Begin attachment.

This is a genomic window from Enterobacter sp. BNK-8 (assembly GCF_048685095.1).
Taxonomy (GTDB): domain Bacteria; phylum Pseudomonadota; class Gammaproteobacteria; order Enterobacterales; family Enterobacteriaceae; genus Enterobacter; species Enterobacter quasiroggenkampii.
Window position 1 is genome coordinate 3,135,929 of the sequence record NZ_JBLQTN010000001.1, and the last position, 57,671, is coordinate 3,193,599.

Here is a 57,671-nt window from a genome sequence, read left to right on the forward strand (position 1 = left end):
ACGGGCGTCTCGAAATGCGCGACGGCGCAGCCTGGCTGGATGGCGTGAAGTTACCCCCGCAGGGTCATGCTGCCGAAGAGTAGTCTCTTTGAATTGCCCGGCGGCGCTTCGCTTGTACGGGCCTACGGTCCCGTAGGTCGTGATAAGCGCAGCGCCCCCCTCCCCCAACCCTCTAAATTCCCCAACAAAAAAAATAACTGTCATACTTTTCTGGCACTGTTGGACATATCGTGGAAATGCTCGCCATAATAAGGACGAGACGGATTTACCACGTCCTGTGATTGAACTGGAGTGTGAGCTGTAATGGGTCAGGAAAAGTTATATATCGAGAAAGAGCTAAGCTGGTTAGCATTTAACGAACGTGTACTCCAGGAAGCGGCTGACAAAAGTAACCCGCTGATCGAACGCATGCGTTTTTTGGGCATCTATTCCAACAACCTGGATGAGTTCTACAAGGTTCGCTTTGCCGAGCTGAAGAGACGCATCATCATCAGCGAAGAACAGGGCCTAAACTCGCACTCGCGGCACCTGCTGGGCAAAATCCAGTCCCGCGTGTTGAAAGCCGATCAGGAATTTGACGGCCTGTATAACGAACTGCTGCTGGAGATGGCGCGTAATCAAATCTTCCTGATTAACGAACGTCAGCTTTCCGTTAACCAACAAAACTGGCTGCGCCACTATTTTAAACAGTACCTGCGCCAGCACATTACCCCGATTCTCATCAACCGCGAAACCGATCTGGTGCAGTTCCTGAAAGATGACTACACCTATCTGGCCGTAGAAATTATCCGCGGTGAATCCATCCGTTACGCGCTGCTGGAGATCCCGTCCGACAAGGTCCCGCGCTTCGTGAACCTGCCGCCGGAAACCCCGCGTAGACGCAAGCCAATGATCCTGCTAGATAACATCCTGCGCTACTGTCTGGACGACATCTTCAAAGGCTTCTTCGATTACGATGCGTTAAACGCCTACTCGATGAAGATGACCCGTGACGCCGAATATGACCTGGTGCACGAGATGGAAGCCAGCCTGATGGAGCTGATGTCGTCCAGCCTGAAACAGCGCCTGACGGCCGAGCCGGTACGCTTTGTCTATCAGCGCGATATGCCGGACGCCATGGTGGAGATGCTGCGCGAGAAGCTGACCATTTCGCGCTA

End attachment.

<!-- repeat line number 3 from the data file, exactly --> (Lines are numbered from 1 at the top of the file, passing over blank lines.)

Window position 1 is genome coordinate 3,135,929 of the sequence record NZ_JBLQTN010000001.1, and the last position, 57,671, is coordinate 3,193,599.